By Monique Biryiana
In 2018, prostate cancer was the second most common cancer in men, with the difference in worldwide incidence reflecting the use of diagnostic testing (Rawla, 2019).
In terms of detecting prostate cancer - current methods rely on measuring the serum Prostate Specific Antigen (PSA) levels, along with additional imaging techniques such as systematic transrectal ultrasonography (TRUS) to complement the traditional biopsy procedure (De Visschere et al., 2010). However, more recently the use of multi-parametric magnetic resonance imaging (MRI) has been recently utilised as an alternative imaging tool in the identification and location of suspicious lesions – resulting in an MRI-guided biopsy procedure (Drost et al., 2019). Currently, the evidence to determine which tool to use to detect and guide these clinical decisions remains insufficient.
A review published in the Cochrane Database of Systematic Reviews, investigated the accuracy of different diagnostic methods, including using MRI alone, MRI-targeted biopsy, MRI with or without MRI-targeted biopsy (termed the “MRI pathway”) and the TRUS procedure – all in reference to a template-guided biopsy to detect clinically significant prostate cancer (Drost et al., 2019).
The investigators performed a systematic literature review using numerous databases, resulting in an in-depth analysis of 43 studies of men aged 61 to 73 years.
Out of population of 1000 men at risk for prostate cancer (in which 300 men were confirmed with having clinically significant prostate cancer, Drost et al (2019) revealed that:
These findings therefore demonstrate the accuracy of the MRI pathway as a preferred method to detect significant prostate cancer - especially when compared to systematic biopsy. It was reported that the MRI pathway is 12 percent more likely to make a correct diagnosis in a mixed population of men who may or may not have had a prior biopsy. However, the effective use of this clinical tool warrants further research, due to the inconsistencies in detecting significant cancer in some men. The reliability of this research is also questionable and is reduced by the limitations of the study – including the low quality of the studies included. The authors of this review noted that the addition of higher quality studies may influence these results (Drost et al., 2019).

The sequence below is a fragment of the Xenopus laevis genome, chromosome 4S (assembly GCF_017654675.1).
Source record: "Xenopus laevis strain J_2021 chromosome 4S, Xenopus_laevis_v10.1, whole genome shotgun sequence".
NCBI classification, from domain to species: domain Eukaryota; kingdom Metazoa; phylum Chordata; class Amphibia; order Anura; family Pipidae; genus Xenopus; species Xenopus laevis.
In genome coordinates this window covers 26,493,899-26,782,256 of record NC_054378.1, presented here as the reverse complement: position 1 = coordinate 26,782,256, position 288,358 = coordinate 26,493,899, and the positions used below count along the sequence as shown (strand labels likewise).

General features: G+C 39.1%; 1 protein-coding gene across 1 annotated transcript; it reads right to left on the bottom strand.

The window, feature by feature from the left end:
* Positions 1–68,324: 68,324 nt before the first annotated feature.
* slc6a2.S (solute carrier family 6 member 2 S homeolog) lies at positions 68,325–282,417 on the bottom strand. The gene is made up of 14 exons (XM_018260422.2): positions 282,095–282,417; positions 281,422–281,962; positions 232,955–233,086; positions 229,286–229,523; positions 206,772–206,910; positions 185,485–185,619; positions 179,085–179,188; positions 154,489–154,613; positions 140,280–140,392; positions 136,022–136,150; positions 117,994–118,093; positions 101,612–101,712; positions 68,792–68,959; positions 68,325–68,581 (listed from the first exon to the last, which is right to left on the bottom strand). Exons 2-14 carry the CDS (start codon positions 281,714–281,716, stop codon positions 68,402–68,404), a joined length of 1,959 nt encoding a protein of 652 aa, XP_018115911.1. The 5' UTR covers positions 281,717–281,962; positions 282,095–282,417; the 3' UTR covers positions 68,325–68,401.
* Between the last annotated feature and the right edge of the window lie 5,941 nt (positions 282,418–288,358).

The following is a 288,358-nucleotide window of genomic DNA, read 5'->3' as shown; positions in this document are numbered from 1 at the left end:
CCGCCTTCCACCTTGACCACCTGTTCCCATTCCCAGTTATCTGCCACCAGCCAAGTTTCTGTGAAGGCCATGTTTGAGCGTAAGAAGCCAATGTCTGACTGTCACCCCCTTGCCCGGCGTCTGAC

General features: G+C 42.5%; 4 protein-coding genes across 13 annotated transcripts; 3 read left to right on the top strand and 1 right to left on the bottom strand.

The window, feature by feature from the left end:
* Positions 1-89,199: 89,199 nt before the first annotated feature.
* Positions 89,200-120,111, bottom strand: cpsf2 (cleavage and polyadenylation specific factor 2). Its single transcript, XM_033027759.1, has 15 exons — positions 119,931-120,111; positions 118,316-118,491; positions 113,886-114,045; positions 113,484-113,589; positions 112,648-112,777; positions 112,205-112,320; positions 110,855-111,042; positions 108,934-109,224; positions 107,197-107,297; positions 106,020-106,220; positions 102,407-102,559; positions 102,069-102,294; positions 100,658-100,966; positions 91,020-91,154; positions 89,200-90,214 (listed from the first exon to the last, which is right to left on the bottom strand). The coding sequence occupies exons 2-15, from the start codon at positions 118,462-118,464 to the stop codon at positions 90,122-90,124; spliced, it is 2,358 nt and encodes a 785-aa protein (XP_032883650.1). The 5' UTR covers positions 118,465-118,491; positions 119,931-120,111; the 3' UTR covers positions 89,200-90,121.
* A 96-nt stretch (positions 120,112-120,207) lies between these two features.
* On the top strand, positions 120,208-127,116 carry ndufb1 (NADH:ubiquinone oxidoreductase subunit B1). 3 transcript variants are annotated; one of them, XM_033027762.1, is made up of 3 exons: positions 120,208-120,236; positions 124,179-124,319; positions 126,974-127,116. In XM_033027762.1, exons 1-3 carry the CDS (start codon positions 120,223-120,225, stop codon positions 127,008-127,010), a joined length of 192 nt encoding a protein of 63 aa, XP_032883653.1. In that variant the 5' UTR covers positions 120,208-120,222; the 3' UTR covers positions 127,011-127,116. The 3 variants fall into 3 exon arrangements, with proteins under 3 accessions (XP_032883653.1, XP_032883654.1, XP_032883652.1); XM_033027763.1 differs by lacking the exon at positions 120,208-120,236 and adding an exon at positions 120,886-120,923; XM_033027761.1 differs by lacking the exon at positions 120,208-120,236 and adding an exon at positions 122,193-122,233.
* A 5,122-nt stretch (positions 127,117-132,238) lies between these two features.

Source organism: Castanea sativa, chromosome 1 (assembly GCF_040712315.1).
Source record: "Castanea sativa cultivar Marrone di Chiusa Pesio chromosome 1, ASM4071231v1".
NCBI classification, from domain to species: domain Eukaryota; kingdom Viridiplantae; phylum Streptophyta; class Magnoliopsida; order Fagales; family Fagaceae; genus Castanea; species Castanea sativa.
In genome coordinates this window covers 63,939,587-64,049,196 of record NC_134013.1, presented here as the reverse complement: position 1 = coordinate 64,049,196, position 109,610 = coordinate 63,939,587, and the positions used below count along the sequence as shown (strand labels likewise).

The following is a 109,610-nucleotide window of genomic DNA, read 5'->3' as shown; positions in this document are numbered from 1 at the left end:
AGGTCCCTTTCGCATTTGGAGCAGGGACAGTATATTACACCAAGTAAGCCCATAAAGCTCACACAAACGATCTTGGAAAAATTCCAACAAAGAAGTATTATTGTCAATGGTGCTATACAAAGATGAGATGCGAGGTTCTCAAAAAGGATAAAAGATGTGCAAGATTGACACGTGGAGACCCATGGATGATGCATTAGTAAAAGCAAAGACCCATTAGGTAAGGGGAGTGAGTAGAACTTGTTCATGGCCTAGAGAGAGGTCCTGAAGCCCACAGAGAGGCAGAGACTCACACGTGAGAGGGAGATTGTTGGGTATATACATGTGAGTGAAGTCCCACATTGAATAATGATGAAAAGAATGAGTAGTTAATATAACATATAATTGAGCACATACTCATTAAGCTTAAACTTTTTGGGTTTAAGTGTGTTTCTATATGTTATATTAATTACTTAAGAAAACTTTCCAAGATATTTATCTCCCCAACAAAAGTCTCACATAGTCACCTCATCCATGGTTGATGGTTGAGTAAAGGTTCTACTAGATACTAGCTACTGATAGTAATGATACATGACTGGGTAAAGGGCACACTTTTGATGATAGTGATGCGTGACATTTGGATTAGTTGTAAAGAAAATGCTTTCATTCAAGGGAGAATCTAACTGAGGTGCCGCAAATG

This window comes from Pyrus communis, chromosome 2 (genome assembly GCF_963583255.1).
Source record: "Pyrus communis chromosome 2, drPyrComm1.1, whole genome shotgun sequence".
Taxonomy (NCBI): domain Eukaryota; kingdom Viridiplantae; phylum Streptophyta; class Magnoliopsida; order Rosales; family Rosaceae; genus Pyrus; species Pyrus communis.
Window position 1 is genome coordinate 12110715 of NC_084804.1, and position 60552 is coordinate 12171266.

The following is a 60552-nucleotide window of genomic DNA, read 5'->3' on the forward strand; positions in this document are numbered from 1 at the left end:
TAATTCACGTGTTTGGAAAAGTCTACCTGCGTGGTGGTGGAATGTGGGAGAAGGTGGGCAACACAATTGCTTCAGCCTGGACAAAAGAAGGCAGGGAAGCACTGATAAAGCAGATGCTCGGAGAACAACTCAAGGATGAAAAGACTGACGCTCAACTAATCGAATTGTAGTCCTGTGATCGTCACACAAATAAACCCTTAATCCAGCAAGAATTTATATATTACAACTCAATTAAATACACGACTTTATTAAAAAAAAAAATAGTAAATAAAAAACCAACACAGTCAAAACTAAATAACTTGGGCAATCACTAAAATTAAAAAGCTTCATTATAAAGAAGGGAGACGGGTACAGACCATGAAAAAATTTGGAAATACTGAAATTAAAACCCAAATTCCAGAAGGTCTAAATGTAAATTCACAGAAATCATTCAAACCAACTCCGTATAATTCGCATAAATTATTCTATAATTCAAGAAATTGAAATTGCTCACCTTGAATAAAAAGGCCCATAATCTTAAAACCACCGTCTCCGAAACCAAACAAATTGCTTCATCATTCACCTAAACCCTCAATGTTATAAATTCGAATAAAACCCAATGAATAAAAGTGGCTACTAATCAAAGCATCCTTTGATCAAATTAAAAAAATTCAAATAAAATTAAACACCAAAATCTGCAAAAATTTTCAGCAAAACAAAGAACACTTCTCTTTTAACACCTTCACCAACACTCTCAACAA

Read the full review here.
De Visschere, P., Oosterlinck, W., De Meerleer, G. and Villeirs, G. (2010). Clinical and imaging tools in the early diagnosis of prostate cancer, a review. Journal of the Belgian Society of Radiology, 93(2), p.62.
Drost, F., Osses, D., Nieboer, D., Steyerberg, E., Bangma, C., Roobol, M. and Schoots, I. (2019). Prostate MRI, with or without MRI-targeted biopsy, and systematic biopsy for detecting prostate cancer. Cochrane Database of Systematic Reviews.
Rawla, P. (2019). Epidemiology of Prostate Cancer. World Journal of Oncology, 10(2), pp.63-89.